In fact I’m actually going to write a rant about two bits from the Lord of the Rings movies, but they’re directly related to the Han Shot First controversy. In both cases, Hollywood seems to be demonstrating a classic far left bias I can only think of as Limp Dick Syndrome.
In the Star Wars case, the bias is so strong it involves revisionism of previously published material!
But let’s first discuss those two bits from Peter Jackson’s film version of J.R.R. Tolkien’s Lord of the Rings. It’s kind of more of the same sort of LDS problem (and I don’t mean Latter Day Somebodies, and I didn’t misspell LSD).
Naturally there are constraints on movies of books, and those constraints doom most such movies to being pale imitations of their source.
That said, I have to say that Peter Jackson did an amazing job considering both the usual constraints and the source material. His vision comes very close to what was in my head all these years, and that’s apparently not an uncommon reaction. That’s pretty incredible considering LotR is one of those books you’d sort of think was too richly textured to film.
[Speaking of which, Zack Snyder blew the doors off with his movie version of the graphic novel (what I call a gnovel), Watchmen. I would have said Watchmen (the gnovel) was an even more challenging source material than LotR, and the man not only made a great movie, but was true to the source to a degree that left me breathless.]
But back to Jackson and my rant. I have two very specific issues with Jackson’s choices in the Lord Of The Rings trilogy.
I’ll be honest. When I say I have two “issues” I mean that I have two foaming-at-the-mouth rants. There are two significant changes Jackson made that I find highly offensive (in a it’s just a movie mild sort of way). They are along the same lines as George Lucas’ also offensive revisionism of Hans Solo.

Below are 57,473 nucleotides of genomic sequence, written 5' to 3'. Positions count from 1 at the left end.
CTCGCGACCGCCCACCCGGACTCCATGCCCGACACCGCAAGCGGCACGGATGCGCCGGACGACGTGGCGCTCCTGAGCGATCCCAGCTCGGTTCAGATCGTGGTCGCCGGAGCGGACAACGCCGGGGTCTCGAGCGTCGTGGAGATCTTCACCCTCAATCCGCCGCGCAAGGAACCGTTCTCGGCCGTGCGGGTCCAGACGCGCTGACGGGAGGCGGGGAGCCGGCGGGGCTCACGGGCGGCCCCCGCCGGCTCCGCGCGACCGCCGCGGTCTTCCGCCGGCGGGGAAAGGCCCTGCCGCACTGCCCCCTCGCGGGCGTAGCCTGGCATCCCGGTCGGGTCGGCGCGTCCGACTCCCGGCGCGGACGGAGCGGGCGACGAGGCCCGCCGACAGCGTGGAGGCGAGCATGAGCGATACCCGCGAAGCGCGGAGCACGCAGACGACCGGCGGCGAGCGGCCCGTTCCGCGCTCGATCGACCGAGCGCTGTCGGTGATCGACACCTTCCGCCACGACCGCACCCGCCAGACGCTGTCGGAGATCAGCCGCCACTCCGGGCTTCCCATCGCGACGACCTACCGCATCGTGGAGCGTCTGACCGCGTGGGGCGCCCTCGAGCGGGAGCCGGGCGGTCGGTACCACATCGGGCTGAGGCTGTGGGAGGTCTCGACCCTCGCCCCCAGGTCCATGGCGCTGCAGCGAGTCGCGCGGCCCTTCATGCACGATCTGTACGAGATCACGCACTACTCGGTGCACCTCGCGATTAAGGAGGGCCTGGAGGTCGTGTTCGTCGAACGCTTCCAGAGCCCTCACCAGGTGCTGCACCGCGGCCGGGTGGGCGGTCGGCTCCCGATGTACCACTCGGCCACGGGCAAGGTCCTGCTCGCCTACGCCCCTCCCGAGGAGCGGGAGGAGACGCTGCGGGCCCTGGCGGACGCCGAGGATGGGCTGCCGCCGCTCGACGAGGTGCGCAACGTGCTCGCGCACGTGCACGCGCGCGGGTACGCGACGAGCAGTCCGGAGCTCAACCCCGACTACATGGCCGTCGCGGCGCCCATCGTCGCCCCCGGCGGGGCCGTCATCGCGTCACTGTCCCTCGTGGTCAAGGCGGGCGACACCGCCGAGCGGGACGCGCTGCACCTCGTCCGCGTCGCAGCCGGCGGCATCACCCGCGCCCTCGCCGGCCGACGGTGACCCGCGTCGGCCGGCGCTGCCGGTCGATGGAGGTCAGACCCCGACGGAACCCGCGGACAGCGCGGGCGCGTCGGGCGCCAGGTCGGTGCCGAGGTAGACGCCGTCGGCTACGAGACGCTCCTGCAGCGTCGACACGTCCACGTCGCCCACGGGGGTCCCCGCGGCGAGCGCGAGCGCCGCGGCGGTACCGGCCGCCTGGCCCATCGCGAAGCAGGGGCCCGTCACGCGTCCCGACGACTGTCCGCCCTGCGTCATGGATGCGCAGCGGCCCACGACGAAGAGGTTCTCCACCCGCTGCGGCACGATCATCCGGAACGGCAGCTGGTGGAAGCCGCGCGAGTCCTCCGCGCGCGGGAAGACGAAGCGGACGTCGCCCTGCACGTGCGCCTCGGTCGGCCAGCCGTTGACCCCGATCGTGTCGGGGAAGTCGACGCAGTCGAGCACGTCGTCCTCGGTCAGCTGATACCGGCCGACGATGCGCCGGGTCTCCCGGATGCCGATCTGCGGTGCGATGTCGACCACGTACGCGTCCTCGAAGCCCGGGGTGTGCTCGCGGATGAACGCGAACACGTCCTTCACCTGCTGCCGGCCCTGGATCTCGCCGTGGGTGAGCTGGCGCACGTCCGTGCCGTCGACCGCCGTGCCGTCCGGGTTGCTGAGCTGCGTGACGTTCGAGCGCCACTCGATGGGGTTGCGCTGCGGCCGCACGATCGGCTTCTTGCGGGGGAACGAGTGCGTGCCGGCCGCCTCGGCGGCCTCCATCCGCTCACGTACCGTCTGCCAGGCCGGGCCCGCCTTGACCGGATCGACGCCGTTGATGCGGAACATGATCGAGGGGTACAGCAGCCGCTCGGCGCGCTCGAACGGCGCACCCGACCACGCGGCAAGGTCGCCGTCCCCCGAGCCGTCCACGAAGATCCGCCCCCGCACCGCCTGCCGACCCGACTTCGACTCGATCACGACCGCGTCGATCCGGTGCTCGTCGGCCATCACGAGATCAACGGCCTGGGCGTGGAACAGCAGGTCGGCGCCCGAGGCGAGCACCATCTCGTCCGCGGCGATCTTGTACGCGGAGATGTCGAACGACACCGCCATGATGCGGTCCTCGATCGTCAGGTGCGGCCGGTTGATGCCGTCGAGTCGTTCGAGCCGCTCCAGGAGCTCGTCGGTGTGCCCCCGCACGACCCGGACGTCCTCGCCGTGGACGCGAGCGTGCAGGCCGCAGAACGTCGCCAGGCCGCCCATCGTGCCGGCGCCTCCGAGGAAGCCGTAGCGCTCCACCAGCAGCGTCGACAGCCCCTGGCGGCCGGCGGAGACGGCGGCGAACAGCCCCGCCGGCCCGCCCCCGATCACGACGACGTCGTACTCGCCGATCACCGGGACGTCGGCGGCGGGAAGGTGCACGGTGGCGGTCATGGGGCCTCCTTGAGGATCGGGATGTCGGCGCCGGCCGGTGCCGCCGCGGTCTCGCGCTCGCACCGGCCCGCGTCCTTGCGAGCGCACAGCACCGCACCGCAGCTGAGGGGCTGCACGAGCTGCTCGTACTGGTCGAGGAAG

The first concerns the Ents and how they decided to make war on Sauron. The second concerns the brothers Mir (Boromir and Faramir) and their attitude towards The One Ring.
The Ents Decided To Go To War!
In the books, Merry and Pippen meet the Ents, describe the situation and wait while the Ents hold their days-long council.
The important distinction here is that the Ents decide to go to war based on what the Hobbits have told them.
In the movies, the Hobbits lead the Ents to Sauron on the pretext of dropping them off on their journey. It is only when the Ents see the destruction of the trees that they are enraged into assaulting Sauron’s keep. In this case, the Ents need to have their faces rubbed in Sauron’s actions. They are not allowed to decide to make war.
The implication is that war is a reaction, not an action. The underlying presumption is that the good guys never strike first.
This is exactly the awful revision that Lucas made on Star Wars DVD releases. In the original movie, Solo shoots first. (I know this is true; I saw it the day it opened.) In the revision, a blaster shot has been added so that Solo reacts to being shot at.
So, again, the Hollywood namby pamby approach: the Good Guys can’t hit first. You have to be hit; sometimes a lot. Then, and only then, can you kick their ass.
Boromir was tempted; Faramir was not!
In the books, of course Boromir is tempted by the Ring and chaos ensues. (In fact, from a narrative point of view, his temptation is vital to the plot.) Later, when Frodo meets brother Faramir, Faramir wants no part of The Ring.
In the movies, Faramir is tempted and needs to be shown that it’s a Bad Idea. Unlike the books, Faramir is not allowed to be wise and noble. The implication here is of Faramir’s human weakness and ignorance.